NIBP simulations Adult: 60/30 (40), 80/50 (60); 100/65 (77); 120/80 (93); 150/100 (117); and 200/150 (167) and 255/195 (215) Repeatability within ± 2 MMHG (At maximal pulse size independent of device under test)
Leakage rate 0 to 200 mmHg/min <2 mmHg/min into 500 ml rigid volume
Pressure relief 100 to 400 mmHg ± (0.5+0.5 mmHg)
Heart rate 30-240 BPM ±1 % of setting
Oxygen (%) 35-100% with oximeter manufacturer’s R-curve
Saturation within UUT specific range ± (1 count+specified accuracy of the UUT)
Saturation outside UUT specific range monotonic with unspecified accuracy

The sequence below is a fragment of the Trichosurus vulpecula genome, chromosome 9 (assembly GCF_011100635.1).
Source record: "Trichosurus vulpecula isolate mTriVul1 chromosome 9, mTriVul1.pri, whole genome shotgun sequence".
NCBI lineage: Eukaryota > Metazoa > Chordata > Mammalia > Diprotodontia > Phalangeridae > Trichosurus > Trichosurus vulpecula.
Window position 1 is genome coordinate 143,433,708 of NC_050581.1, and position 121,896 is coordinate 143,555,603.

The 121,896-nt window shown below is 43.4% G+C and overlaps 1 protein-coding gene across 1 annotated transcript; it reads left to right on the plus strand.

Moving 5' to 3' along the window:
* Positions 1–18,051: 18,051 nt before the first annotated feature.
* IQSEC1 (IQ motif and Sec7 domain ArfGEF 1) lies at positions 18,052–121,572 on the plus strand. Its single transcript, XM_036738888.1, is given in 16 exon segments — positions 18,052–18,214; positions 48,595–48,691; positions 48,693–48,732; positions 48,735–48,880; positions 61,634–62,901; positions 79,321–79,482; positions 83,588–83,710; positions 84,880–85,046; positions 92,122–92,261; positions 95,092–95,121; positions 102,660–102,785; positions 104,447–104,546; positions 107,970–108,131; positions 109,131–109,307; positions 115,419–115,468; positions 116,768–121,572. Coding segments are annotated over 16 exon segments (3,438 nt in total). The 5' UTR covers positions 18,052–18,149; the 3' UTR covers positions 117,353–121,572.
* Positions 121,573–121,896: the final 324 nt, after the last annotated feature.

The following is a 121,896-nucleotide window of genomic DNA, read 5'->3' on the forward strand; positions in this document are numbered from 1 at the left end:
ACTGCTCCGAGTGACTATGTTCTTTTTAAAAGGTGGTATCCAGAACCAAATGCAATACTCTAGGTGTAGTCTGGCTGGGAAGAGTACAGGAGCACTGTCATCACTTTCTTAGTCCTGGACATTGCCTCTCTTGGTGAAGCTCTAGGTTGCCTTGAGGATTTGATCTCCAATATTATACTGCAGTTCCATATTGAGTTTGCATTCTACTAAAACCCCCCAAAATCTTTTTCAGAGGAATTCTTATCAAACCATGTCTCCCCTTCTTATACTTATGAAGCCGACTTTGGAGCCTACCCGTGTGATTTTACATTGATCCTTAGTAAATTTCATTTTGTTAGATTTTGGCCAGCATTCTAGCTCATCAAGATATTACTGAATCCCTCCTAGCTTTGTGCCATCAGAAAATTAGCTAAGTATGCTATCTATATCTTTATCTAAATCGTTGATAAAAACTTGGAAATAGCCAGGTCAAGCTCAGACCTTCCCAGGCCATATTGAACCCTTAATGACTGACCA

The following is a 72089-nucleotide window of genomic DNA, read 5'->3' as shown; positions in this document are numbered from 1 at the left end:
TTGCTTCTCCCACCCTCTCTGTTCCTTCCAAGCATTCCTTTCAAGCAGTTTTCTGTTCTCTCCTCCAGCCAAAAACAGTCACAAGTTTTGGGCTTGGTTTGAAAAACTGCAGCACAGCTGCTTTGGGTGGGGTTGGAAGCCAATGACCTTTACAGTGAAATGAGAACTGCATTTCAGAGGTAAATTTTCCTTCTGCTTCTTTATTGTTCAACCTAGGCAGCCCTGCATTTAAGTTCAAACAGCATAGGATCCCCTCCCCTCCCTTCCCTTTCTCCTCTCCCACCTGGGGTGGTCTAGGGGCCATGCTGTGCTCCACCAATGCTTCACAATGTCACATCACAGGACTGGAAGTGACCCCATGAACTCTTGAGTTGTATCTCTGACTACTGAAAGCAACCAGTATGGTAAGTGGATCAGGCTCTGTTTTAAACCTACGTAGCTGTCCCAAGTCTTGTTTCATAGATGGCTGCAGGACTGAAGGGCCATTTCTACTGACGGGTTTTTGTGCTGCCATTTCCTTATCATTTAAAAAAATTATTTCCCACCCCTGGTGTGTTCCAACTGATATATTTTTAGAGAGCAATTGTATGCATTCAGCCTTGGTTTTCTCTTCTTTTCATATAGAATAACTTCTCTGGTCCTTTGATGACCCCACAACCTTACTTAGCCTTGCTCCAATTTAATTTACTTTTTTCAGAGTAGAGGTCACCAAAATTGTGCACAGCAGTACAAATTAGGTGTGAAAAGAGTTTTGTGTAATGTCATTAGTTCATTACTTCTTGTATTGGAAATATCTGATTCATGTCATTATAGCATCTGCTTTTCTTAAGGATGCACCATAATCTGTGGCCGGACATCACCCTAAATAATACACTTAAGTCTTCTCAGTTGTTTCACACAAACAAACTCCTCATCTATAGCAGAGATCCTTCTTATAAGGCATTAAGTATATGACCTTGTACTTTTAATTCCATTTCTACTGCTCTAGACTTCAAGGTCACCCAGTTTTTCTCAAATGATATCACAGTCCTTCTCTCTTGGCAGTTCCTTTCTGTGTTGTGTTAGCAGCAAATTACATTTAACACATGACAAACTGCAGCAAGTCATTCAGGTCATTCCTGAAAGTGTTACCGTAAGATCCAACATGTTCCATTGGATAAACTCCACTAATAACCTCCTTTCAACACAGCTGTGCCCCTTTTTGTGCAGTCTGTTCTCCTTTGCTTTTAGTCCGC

With fluke biomedical R-curves 91 to 100% ± (3 counts+specified accuracy of the UUT)
81 to 90% ± (5 counts+specified accuracy of the UUT)
71 to 80% ± (7 counts+specified accuracy of the UUT)
Below 71 % monotonic with unspecified accuracy
Puls rate 30-250 BPM ± 1% of setting
ECG rate 10 BPM to 360 BPM ± 1% of setting
Pulse wave 30, 60 BPM, with 60 ms pulse width ± 1% of setting
Square wave 0.125, 2.0, 2.5 Hz ± 1% of setting
Triangle wave 0.125, 2.0, 2.5 Hz ± 1% of setting
Sine wave 0.05, 0.5, 1, 2, 5, 10, 25, 30, 40, 50, 60, 100 and 150 Hz ± 1% of setting
Width 8 to 20 ms ± (1%+1 ms)
Respiration rate 10 to 150 BrPM ± 5%
Fluke biomedical, Defibrillator/Transcutaneous pacer analyzer, Impulse 7000DP
Delivered energy 0.1-600 Joule ± (1%+0.1 J)
Synchronization -120 to +380 ms ± 1 ms
Charge time 0.1 s to 100 s ± 0.05 s
Calibration of infant incubators and radiant warmer
Temperature 5 to 70°C +0.5°C+1 LSB
Relative humidity 0-100% RH ± 5.3% RH
Sound level 30-80 DB + 5 dbA
Air flow 0.1 to 0.7 m/s ± 0.1 m/s

Table 2. Test equipment.